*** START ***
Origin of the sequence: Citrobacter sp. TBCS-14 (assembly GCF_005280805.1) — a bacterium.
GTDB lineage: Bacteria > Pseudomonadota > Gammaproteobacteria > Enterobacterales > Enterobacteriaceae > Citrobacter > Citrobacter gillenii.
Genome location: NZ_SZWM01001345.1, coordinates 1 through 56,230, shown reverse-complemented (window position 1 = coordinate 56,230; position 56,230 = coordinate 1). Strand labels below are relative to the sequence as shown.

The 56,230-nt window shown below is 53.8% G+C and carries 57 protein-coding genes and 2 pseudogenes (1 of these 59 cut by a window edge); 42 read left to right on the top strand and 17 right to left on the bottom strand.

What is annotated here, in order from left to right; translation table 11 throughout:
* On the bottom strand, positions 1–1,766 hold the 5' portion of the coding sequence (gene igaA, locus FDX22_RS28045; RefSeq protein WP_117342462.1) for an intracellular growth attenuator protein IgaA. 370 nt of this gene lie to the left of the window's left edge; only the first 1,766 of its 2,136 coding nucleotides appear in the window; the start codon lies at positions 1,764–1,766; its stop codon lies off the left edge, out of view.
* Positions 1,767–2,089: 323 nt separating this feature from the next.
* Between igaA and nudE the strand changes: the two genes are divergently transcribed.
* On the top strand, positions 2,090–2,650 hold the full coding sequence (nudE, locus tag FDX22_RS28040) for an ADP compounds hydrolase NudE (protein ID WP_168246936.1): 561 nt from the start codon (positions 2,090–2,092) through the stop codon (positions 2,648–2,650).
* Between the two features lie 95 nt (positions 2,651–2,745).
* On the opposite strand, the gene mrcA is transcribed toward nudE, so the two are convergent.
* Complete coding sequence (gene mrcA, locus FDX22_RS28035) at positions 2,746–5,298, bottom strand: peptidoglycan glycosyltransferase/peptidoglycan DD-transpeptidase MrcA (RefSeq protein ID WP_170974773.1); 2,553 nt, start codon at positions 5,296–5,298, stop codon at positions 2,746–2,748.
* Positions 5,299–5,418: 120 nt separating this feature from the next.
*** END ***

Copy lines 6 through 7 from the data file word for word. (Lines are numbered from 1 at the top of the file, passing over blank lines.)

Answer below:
* On the bottom strand, positions 1–1,766 hold the 5' portion of the coding sequence (gene igaA, locus FDX22_RS28045; RefSeq protein WP_117342462.1) for an intracellular growth attenuator protein IgaA. 370 nt of this gene lie to the left of the window's left edge; only the first 1,766 of its 2,136 coding nucleotides appear in the window; the start codon lies at positions 1,764–1,766; its stop codon lies off the left edge, out of view.
* Positions 1,767–2,089: 323 nt separating this feature from the next.